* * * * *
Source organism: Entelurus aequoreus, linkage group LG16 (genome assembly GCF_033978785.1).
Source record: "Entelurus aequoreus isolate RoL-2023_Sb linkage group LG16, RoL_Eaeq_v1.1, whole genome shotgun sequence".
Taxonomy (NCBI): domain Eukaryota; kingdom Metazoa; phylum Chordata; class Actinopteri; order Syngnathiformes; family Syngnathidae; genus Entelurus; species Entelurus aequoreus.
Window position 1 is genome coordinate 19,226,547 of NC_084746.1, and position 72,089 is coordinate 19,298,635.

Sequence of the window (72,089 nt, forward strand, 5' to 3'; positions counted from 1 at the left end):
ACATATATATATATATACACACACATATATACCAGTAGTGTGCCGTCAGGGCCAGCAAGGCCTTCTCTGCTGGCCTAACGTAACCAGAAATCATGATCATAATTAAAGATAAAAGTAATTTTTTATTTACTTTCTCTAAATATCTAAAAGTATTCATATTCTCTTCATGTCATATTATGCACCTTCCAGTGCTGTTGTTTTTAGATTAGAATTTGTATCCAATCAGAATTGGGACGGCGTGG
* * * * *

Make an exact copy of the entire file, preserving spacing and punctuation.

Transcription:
Source organism: Entelurus aequoreus, linkage group LG16 (genome assembly GCF_033978785.1).
Source record: "Entelurus aequoreus isolate RoL-2023_Sb linkage group LG16, RoL_Eaeq_v1.1, whole genome shotgun sequence".
Taxonomy (NCBI): domain Eukaryota; kingdom Metazoa; phylum Chordata; class Actinopteri; order Syngnathiformes; family Syngnathidae; genus Entelurus; species Entelurus aequoreus.
Window position 1 is genome coordinate 19,226,547 of NC_084746.1, and position 72,089 is coordinate 19,298,635.

Sequence of the window (72,089 nt, forward strand, 5' to 3'; positions counted from 1 at the left end):
ACATATATATATATATACACACACATATATACCAGTAGTGTGCCGTCAGGGCCAGCAAGGCCTTCTCTGCTGGCCTAACGTAACCAGAAATCATGATCATAATTAAAGATAAAAGTAATTTTTTATTTACTTTCTCTAAATATCTAAAAGTATTCATATTCTCTTCATGTCATATTATGCACCTTCCAGTGCTGTTGTTTTTAGATTAGAATTTGTATCCAATCAGAATTGGGACGGCGTGG